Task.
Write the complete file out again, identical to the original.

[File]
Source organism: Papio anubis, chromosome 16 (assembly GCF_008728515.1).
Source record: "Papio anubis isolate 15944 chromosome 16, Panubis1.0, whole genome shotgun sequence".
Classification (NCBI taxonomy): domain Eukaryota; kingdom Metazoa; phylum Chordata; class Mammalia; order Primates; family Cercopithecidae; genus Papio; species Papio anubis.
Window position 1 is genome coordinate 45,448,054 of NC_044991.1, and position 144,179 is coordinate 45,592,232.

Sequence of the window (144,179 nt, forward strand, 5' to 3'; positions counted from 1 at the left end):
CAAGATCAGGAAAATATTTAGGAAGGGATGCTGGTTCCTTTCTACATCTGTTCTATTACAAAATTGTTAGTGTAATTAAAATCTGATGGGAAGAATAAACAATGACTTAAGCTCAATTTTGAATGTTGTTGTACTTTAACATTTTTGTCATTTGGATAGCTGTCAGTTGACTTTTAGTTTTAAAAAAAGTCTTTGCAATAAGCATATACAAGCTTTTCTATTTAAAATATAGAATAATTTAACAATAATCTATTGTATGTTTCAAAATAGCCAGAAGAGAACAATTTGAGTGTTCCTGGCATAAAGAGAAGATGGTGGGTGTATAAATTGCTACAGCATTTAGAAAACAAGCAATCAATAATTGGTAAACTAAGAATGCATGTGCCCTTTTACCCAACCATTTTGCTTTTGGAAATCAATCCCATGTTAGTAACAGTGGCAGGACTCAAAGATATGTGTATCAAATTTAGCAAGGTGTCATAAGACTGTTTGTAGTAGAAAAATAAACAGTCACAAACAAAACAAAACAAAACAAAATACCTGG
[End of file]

Source organism: Papio anubis, chromosome 16 (assembly GCF_008728515.1).
Source record: "Papio anubis isolate 15944 chromosome 16, Panubis1.0, whole genome shotgun sequence".
Classification (NCBI taxonomy): domain Eukaryota; kingdom Metazoa; phylum Chordata; class Mammalia; order Primates; family Cercopithecidae; genus Papio; species Papio anubis.
Window position 1 is genome coordinate 45,448,054 of NC_044991.1, and position 144,179 is coordinate 45,592,232.

Sequence of the window (144,179 nt, forward strand, 5' to 3'; positions counted from 1 at the left end):
CAAGATCAGGAAAATATTTAGGAAGGGATGCTGGTTCCTTTCTACATCTGTTCTATTACAAAATTGTTAGTGTAATTAAAATCTGATGGGAAGAATAAACAATGACTTAAGCTCAATTTTGAATGTTGTTGTACTTTAACATTTTTGTCATTTGGATAGCTGTCAGTTGACTTTTAGTTTTAAAAAAAGTCTTTGCAATAAGCATATACAAGCTTTTCTATTTAAAATATAGAATAATTTAACAATAATCTATTGTATGTTTCAAAATAGCCAGAAGAGAACAATTTGAGTGTTCCTGGCATAAAGAGAAGATGGTGGGTGTATAAATTGCTACAGCATTTAGAAAACAAGCAATCAATAATTGGTAAACTAAGAATGCATGTGCCCTTTTACCCAACCATTTTGCTTTTGGAAATCAATCCCATGTTAGTAACAGTGGCAGGACTCAAAGATATGTGTATCAAATTTAGCAAGGTGTCATAAGACTGTTTGTAGTAGAAAAATAAACAGTCACAAACAAAACAAAACAAAACAAAATACCTGG